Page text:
10 Non Touristy Things to Do in Prague

by Caitlin
Published: Last Updated on
Vysehrad against the sky in Prague


Prague is beautiful. That’s indisputable. And there are loads of things to do there which are right in the downtown area and easily accessible from most of the best areas to stay in Prague. The Charles Bridge, The Astronomical Clock, Old Town, The Jewish Quarter, there are plenty of options to keep you busy.

Its beauty is largely thanks to the fact that Prague avoided almost all conflict during WWII and as a result never got bombed. Because of that, most of the original architecture which was decimated across other parts of Europe still exists in the Prague of today and it certainly is a sight to see. But, I challenge you to look at some of the non touristy things to do in Prague, things to do outside Prague’s central areas and tourist hotspots. It’s a fairly sprawling city and the tucked away corners are the most interesting and full of life.


Pedaling on the Vlatava river in Prague

On the Vlatava


Pedaling on the river​

The Vltava is the river which snakes its way through the middle of Prague, so it’s not something you’ll miss even if you do stick to the tourist hotspots. But, on a sunny summers day, between Slovansky ostrov and The Charles Bridge, the water is abuzz with little pedal boats floating about. There are quite a few different options of places to rent from, but no matter which you choose you should expect to pay 300ck per hour ($13.19; €11.50) for a little boat which can fit up to four people. The boats shaped like cars or swans are more expensive, and also heavier, which means more work to get moving – so unless you’re that desperate for the photo-op, which you’d probably need to place somebody up on the side of the river for anyways, they seem rather unnecessary. Definitely wear your sunscreen and a hat when you go out, there’s not much in the way of shade and the sun can get warm out there.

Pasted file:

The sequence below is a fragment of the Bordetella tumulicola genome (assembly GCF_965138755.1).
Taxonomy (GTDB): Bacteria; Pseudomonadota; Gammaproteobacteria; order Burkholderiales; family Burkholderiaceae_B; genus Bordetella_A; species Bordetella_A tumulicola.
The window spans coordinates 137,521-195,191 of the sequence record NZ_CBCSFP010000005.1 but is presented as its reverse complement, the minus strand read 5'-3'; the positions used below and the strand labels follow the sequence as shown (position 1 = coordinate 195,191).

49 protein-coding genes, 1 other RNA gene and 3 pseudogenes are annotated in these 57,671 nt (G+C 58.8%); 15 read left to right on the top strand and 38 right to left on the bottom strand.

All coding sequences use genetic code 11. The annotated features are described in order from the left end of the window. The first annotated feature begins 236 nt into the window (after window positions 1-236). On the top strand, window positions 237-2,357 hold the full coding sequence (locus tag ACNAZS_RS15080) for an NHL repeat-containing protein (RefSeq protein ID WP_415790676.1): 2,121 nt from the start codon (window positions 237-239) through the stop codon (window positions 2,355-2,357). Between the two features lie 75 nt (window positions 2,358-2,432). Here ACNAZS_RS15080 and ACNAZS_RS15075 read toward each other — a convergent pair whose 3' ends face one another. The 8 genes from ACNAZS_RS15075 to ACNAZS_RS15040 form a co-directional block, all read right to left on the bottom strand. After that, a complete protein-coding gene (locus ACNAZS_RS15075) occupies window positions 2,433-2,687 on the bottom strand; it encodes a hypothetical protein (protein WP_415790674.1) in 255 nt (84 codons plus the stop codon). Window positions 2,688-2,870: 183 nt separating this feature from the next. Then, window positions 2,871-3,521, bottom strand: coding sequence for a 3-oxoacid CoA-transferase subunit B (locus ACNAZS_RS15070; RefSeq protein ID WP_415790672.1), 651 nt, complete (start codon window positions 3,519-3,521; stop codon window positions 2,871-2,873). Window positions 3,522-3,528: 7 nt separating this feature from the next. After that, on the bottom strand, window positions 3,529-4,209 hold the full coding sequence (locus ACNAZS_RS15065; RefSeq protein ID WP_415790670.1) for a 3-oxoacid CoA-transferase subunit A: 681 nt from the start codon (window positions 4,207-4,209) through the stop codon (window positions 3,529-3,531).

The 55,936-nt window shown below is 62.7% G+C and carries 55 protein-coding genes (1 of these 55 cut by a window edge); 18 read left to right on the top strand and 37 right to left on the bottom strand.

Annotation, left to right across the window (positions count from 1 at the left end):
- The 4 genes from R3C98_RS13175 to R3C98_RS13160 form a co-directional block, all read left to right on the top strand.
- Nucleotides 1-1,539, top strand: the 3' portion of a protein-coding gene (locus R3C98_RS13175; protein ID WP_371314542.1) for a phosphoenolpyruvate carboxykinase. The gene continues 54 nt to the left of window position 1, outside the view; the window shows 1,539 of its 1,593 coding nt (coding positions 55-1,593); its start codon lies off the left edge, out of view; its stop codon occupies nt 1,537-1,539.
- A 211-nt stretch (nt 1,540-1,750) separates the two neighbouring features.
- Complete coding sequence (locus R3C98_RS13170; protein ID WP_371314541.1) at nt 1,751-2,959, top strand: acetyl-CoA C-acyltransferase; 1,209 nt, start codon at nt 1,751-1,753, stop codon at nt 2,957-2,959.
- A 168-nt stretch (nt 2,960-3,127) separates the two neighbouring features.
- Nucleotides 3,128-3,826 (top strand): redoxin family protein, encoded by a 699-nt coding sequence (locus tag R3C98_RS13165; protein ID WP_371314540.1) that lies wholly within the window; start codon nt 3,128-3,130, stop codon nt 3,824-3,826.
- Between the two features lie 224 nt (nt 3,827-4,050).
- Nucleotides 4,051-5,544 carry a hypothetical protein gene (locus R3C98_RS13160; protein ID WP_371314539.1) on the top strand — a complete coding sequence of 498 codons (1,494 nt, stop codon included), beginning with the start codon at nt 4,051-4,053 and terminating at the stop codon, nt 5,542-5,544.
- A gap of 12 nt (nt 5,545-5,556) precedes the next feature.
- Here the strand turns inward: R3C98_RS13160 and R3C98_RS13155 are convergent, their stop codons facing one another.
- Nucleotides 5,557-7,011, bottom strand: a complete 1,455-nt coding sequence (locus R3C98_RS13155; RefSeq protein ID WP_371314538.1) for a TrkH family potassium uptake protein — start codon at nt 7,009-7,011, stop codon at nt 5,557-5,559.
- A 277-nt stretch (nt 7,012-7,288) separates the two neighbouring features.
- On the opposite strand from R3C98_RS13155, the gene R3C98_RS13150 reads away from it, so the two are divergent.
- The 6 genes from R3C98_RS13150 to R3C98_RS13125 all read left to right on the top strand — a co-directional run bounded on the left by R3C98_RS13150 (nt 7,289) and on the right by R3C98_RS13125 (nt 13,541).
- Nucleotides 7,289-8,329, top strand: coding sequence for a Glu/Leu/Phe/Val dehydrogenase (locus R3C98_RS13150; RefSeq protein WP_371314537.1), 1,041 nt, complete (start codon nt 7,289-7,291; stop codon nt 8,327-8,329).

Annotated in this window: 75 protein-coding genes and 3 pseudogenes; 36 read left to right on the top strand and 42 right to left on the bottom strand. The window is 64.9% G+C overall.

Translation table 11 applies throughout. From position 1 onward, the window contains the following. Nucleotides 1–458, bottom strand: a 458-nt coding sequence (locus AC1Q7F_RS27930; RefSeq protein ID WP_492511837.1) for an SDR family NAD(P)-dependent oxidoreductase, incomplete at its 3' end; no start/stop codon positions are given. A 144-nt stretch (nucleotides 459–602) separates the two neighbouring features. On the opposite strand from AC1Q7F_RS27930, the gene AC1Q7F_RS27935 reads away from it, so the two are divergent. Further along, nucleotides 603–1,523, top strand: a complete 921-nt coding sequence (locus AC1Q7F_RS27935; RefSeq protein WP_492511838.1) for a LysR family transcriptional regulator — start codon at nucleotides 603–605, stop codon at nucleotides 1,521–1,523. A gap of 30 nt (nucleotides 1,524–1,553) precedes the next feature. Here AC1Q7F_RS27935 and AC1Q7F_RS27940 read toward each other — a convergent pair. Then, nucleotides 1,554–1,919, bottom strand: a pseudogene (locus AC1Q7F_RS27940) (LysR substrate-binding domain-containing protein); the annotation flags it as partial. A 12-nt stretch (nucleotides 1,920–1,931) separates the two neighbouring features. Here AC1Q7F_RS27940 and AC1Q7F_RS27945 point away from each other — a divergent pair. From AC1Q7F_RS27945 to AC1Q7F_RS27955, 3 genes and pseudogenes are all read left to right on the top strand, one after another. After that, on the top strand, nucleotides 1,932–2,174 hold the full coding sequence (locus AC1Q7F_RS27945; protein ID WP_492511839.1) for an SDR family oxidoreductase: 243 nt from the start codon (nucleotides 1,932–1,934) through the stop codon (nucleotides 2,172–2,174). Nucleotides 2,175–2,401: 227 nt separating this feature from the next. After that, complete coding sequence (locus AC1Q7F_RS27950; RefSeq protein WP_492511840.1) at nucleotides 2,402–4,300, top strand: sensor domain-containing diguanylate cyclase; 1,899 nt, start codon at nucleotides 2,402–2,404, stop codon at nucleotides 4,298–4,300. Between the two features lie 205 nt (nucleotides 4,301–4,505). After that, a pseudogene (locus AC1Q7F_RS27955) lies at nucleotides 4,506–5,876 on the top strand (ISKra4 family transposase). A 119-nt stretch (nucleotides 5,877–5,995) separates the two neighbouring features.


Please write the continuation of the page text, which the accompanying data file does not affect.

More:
A couple walking up the snowy steps of Letna Park in Prague

Snowy Letna

Letna Park

Up in Prague 7, Letna Park sits above the Vlatava. The park houses the base of what used to be the largest statue of Stalin in the world. In 1962, after years of construction and only a few years of standing, it was blasted off the mountain. The spot where it once stood now has some of the best views of Prague which reach straight into Old Town and on a clear day, all the way across to the Zizkov TV Tower, and the babies who live there. You’ll encounter some local teens on their skateboards, a few couples necking, and a smattering of random tourists who got lost up here or were wise as you are to read this guide. From the lookout (where a metronome now stands), head towards the east end of the park and, as soon as the weather is warm enough, you’ll find an open air beer garden. Full of locals, this is also great for the views, and the cheap Czech beer.

Namesti Miru church in Prague at Christmas time

Namesti Miru

Namesti Miru